What do an Iranian millionaire, a state senator, a drug dealer and a polygamist have in common? They all face charges of misusing food stamps this year.
Around 44 million people received benefits from the Supplemental Nutrition Assistance Program (SNAP), also called food stamps, in 2016. The whole program cost about $70 billion.
Generally, only 1 cent of each dollar is spent fraudulently, according to the most recent available data from the Department of Agriculture (USDA), which manages the program. Still, that’s about $700 million dollars of federal taxpayer money that was likely wasted this past year.
Here are few of the strangest cases of food stamp fraud in 2016.
State senator caught on the dole
An Arizona Democratic lawmaker was indicted for illegally getting food stamps and falsifying her application to the program in June. (RELATED: Democratic Lawmaker Indicted On Food Stamp Fraud)
Cecilia Velasquez eventually pleaded guilty to charges that she gave a false address on a food stamps application, and falsely claimed to have two dependents. She also admitted to letting two other people use her Electronic Benefits Transfer (EBT) card.
Velasquez lost her Senate seat, and now is on probation because she got $1,726 worth of food stamps between 2013 and 2015.
Millionaire descended from Iranian royalty got $8,000 in food stamps
An Ohio millionaire descended from Iranian royalty was indicted for welfare fraud in December after prosecutors allege he fraudulently took $45,000 in Medicare benefits and received $8,400 in food stamps.
Mahvi, 65, insists that he is innocent, that even though he has an 8,000-square-foot home, complete with horse stables, a swimming pool, and a garage where he parks his Lexus, his family gets very little income and lives off of loans from friends.
Local prosecutors disagree, and have connected the man to a $4 million account in a Swiss bank. Mahvi is connected to oil companies and holds a majority share in a luxury hotel and resort located on the island of St. Lucia.
Mormon polygamist leaders allegedly told their congregants to donate their food stamps to the church
Eleven leaders of the Fundamentalist Church Of Jesus Christ of Latter-Day Saints (FLDS), a Mormon polygamist sect, including the fugitive Lyle Steed Jeffs, were charged with conspiracy to defraud the food stamps program this year.
The FLDS leaders believe food stamps, like every other asset and possession, belong to the church and community as a whole. This runs directly against regulations governing the SNAP program. Some were released over the summer, but violated the terms of their release by meeting together. They went back to prison where they await trial next year. (RELATED: Alleged Polygamist Fraudsters Argue Religious Right To Donate Food Stamps)
Prosecutors argue the church leaders used $12 million worth of food stamps — belonging to various congregants — to stock shelves in their community stores and used proceeds to pay for things like new trucks and home repairs.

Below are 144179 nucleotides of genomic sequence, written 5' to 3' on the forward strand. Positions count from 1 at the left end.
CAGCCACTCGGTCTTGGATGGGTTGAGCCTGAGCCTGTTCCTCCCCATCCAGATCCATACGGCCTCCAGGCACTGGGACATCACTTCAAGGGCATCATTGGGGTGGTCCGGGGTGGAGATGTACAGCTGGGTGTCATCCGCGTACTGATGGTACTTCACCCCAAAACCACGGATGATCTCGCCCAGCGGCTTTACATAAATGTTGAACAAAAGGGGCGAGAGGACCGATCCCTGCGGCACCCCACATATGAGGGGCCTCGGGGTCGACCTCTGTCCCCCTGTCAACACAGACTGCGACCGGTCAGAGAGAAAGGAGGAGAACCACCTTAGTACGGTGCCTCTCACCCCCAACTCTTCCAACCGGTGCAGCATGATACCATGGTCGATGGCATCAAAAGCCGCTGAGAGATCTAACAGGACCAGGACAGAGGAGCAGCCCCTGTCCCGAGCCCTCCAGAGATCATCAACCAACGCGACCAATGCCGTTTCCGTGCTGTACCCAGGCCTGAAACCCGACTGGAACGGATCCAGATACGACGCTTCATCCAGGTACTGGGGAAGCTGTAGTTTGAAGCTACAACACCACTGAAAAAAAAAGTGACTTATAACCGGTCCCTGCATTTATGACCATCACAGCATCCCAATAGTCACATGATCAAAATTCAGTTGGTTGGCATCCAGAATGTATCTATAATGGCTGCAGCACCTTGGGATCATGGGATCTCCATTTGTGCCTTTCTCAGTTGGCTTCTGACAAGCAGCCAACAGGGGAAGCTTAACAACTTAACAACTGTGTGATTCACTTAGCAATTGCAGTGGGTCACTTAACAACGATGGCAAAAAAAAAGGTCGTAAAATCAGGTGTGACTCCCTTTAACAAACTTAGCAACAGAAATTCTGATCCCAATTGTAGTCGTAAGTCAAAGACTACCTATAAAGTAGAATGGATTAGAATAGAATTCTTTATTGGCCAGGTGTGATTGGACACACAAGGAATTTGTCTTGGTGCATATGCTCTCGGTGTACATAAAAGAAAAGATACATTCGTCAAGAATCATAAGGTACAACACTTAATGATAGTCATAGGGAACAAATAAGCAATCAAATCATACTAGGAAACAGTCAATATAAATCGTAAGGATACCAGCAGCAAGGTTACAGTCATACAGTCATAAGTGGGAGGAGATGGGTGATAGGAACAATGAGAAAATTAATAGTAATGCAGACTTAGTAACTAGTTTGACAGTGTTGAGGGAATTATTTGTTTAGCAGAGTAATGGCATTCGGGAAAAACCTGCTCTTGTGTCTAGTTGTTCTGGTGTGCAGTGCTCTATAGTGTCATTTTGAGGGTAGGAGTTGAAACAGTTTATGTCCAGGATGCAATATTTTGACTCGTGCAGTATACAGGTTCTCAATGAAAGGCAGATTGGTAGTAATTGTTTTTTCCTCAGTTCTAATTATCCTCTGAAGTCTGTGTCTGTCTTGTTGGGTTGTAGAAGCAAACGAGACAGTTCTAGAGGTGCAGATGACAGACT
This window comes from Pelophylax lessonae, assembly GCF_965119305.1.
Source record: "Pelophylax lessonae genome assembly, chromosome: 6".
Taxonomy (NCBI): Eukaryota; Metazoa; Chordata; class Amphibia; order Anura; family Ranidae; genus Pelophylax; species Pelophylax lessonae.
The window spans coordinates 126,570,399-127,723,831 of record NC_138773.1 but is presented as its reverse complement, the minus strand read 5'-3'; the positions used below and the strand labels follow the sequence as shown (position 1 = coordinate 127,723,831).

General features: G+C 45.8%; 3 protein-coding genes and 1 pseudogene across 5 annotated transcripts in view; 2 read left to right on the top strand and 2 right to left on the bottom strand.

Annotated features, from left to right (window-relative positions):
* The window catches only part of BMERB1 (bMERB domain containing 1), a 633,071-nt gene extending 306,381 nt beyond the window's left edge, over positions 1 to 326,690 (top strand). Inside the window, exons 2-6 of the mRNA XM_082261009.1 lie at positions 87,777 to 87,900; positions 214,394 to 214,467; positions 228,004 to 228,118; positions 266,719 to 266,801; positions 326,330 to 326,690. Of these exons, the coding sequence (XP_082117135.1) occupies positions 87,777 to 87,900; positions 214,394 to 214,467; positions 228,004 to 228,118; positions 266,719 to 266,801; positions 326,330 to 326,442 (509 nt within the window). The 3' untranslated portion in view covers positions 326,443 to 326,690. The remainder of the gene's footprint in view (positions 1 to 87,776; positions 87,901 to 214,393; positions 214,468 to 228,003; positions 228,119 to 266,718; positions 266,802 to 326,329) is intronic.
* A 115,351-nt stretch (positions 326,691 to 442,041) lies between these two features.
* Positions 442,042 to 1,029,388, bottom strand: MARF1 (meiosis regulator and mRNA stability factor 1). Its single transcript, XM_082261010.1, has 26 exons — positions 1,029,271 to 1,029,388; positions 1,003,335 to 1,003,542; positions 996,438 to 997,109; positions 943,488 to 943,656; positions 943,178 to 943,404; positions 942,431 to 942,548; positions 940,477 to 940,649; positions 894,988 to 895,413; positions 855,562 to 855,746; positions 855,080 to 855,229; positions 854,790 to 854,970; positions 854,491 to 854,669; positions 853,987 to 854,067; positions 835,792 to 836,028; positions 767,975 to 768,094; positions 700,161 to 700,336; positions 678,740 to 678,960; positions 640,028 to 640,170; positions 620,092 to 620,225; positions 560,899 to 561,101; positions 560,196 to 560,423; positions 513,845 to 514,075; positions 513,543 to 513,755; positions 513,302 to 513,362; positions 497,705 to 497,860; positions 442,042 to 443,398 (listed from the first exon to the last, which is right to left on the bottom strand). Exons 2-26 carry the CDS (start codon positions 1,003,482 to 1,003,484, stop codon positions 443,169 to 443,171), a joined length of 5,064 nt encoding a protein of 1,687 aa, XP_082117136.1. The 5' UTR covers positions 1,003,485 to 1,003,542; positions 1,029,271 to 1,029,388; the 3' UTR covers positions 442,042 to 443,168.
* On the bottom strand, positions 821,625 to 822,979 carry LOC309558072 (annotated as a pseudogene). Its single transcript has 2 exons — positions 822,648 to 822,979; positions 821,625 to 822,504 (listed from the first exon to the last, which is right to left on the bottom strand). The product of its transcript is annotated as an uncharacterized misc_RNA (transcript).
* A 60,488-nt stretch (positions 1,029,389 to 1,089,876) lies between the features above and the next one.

Jeffs slipped his ankle monitor in June and has not been heard from since. Authorities offered a $50,000 reward for information leading to his capture, but the man is so deep in hiding that his own legal counsel wondered this fall whether the de facto leader of the polygamist sect had actually been raptured by Jesus.
Store owner “used food stamps program as an ATM”
Michael Paul Atkinson Jr., owner of Midway Market in Macon, Ga., raked in more than $5 million by making fake charges to customers’ EBT cards. He was sentenced to five years in prison. (RELATED: Georgia Man ‘Used Food Stamp Program As An ATM,’ Defrauds State Of $5 Million)
“The defendant used the food stamp program as an ATM,” U.S. Attorney John Horn said in a news release from the Department of Justice.
From 2010 to 2015, Atkinson would ring up completely fake items on a cash register, charge the items to a customer’s EBT card, then give the customer cash to buy ineligible products like non-food items, alcohol or tobacco, from the store. Atkinson rang up $5.14 million over a five-year period.
New York man allegedly sold synthetic pot for food stamps
Speaking of ineligible food stamps items, one man was caught this year selling Spice, a synthetic marijuana product, to food stamps users.
“Yousif Mosleh was charged with peddling dangerous synthetic drugs in New York City neighborhoods and funding his drug sales by abusing a system created to assist the most vulnerable in our society,” Preet Bharara, U.S. attorney for Manhattan, said in a statement.
A sting operation involving criminal informants caught Mosleh selling packages of K2, made from dried, leafy plant matter sprayed with chemicals. When ingested, it delivers a high similar to the THC found in marijuana.
Authorities arrested Mosleh in September and charged him with conspiracy to violate the SNAP program.
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Editor’s Note: This story initially reported that SNAP waste was around 70 million, but that number is actually $700 million.
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